Table 1: Image Quality Scoring Criteria for Short-Axis Cine Cardiac MRI

Table 1:

Statistical Analysis

Descriptive statistics were calculated in Excel (version 2016; Microsoft Corporation). Using Stata (version 14; Stata-Corp), differences in scan times and image quality scores were compared with the Wilcoxon rank-sum test, and intra- and interobserver agreement were assessed by using the intraclass correlation coefficient, correlated to agreement as poor (< 0.50), fair (0.50–0.75), good (>0.75–0.90), and excellent (>0.90) (23). Bland-Altman plots were created in Matlab (version R2014; MathWorks). Statistical significance was set at P < .05. Using a two-sample t test, a sample size of 44 was calculated in R (version 4.02; the R Project for Statistical Computing) to provide greater than 90% power to detect an absolute difference of 2.5% in LV ejection fraction (LVEF) measurements derived from conventional bSSFP and DL cine sequences (LVEF mean ± standard deviation, 66% ± 5 in male participants aged 8–17 years), corresponding to a medium effect size (Cohen d) of 0.5 (24).

Results

Participant and MRI Characteristics

Demographics and MRI characteristics of the final clinical validation sample are summarized in Table 2. Among the 50 participants recruited, 29 (58%) were male (mean age, 16 years ± 4; range, 5–26 years). Most (44 of 50, 88%) bSSFP acquisitions were performed nonsedated and breath held; the remaining six were performed non–breath held, of which three patients were awake and three were under anesthesia. Slightly more than half of participants (27 of 50, 54%) underwent MRI examinations for cardiomyopathy evaluation, and the remainder were for congenital heart disease assessment.

Table 2: Summary of Participant and Cardiac MRI Characteristics (n = 50)

Table 2:

Scan Times and Image Quality

For complete short-axis coverage, the DL cine sequence, reconstructed on average in 1.8 minutes ± 0.4 for the multiple independently processed sections, was faster to acquire than bSSFP. Mean scan time and total sequence duration were 0.9 minute ± 0.3 and 1.7 minutes ± 1.1, respectively, for DL cine compared with 3.0 minutes ± 1.9 and 10.9 minutes ± 3.7 for bSSFP (both P < .001). Mean radiologist overall image quality scores were only minimally lower for DL cine (3.8 ± 0.6) than for bSSFP (4.3 ± 0.6; P < .001) (Fig 3). In addition, both raters' overall image quality scores for all acquisitions (ie, DL cine and bSSFP) were 3 or greater, indicating at least diagnostic quality. In six of 50 (12%) cases, DL cine was rated more than one point lower in image quality than bSSFP by at least one radiologist. Examples of DL cine images that were visibly degraded due to artifacts are shown in Figure 4. The mean three-dimensional mesh image quality scores were only slightly lower for DL cine (4.0 ± 1.0) than for bSSFP (4.4 ± 0.8; P < .001). In seven of 50 cases (14%), DL mesh image quality was rated higher than that of bSSFP by at least one radiologist (Fig 5).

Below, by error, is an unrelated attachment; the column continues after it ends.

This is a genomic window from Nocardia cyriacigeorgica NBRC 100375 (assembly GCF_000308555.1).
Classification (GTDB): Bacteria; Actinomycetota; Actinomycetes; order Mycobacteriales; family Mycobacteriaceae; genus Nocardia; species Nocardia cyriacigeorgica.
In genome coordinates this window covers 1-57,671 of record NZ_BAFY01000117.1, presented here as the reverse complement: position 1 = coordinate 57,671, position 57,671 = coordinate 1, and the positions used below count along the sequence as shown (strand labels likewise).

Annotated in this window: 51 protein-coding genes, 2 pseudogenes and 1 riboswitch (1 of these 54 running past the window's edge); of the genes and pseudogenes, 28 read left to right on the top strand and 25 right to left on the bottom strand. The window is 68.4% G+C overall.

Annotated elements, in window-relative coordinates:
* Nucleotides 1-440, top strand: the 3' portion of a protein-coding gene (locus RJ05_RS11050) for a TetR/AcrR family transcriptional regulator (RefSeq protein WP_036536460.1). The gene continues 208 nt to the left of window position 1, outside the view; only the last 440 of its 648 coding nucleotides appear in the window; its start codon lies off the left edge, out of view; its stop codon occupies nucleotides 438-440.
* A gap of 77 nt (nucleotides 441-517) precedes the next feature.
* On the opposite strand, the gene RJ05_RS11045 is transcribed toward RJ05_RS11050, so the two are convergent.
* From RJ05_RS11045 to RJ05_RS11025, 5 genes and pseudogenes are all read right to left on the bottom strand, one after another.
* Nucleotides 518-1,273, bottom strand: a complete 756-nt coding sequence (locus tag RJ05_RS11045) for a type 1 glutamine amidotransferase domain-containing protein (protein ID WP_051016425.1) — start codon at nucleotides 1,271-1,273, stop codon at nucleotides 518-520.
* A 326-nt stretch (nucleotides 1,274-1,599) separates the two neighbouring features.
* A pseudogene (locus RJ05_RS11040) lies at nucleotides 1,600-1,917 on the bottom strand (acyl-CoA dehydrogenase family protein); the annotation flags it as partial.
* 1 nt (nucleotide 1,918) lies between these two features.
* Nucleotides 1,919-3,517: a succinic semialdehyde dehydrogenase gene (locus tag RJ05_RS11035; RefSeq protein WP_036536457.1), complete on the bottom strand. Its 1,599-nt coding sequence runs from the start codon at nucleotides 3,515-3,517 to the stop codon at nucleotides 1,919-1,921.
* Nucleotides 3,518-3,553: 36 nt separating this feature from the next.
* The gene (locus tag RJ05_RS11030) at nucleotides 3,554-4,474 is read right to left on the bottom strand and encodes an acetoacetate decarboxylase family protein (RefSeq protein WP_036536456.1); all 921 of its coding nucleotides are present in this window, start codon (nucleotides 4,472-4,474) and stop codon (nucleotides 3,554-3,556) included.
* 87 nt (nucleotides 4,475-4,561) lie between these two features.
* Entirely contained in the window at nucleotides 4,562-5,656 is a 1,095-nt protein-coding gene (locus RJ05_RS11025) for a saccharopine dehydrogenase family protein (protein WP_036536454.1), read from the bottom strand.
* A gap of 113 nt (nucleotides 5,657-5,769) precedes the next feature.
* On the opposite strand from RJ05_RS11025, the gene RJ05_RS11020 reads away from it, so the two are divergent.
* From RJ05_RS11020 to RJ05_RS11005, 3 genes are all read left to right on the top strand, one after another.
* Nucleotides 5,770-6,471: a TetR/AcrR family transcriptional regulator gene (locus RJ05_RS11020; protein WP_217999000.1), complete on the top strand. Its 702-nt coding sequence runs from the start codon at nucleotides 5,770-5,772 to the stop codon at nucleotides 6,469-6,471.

Case examples show similar diagnostic image quality between,                         A–C, balanced steady-state free precession cardiac MRI acquisitions                         and, D–F, deep-learning (DL) cine short-axis cardiac MRI acquisitions                         for ventricular volumetry, with only subtle contrast differences. All images                         shown are in end-diastole; C and F are obtained after intravenous                         ferumoxytol administration, whereas remainder are without contrast material.                         A, D, Images in a10-year-old boy with Duchenne muscular dystrophy. B, E,                         Images in a 10-year-old girl with repaired tetralogy of Fallot. C, F, Images                         in an 18-year-old woman with complex single-ventricle congenital heart                         disease after Fontan palliation.

Figure 3: Case examples show similar diagnostic image quality between, A–C, balanced steady-state free precession cardiac MRI acquisitions and, D–F, deep-learning (DL) cine short-axis cardiac MRI acquisitions for ventricular volumetry, with only subtle contrast differences. All images shown are in end-diastole; C and F are obtained after intravenous ferumoxytol administration, whereas remainder are without contrast material. A, D, Images in a10-year-old boy with Duchenne muscular dystrophy. B, E, Images in a 10-year-old girl with repaired tetralogy of Fallot. C, F, Images in an 18-year-old woman with complex single-ventricle congenital heart disease after Fontan palliation.

Case examples of noncontrast MRI images obtained midcardiac cycle,                         which shows better image quality of, A–C, balanced steady-state free                         precession compared with, D–F, deep learning (DL) cine short-axis                         cardiac MRI acquisitions. A, D, Images in a 14-year-old adolescent boy with                         suspected left ventricular (LV) noncompaction. Portions of LV myocardium                         appear “smeared” and ill-defined in, D, DL cine image, most                         notable at anteroseptum (arrow). B, E, Images in 19-year-old woman after                         atrial and ventricular septal defect as well as aortic coarctation repair.                         E, DL cine image is notable for prominent motionlike artifact with blurring                         most notable at LV inferolateral wall (arrow). C, F, Images in 20-year-old                         man with repaired tetralogy of Fallot. In F, DL cine image, bandlike dark                         signal artifact (arrows), aligned with region of median sternotomy wires,                         obscures portions of both ventricles. DL cine image degradation is                         attributed likely to undersampling and inherent variability in DL                         reconstruction process.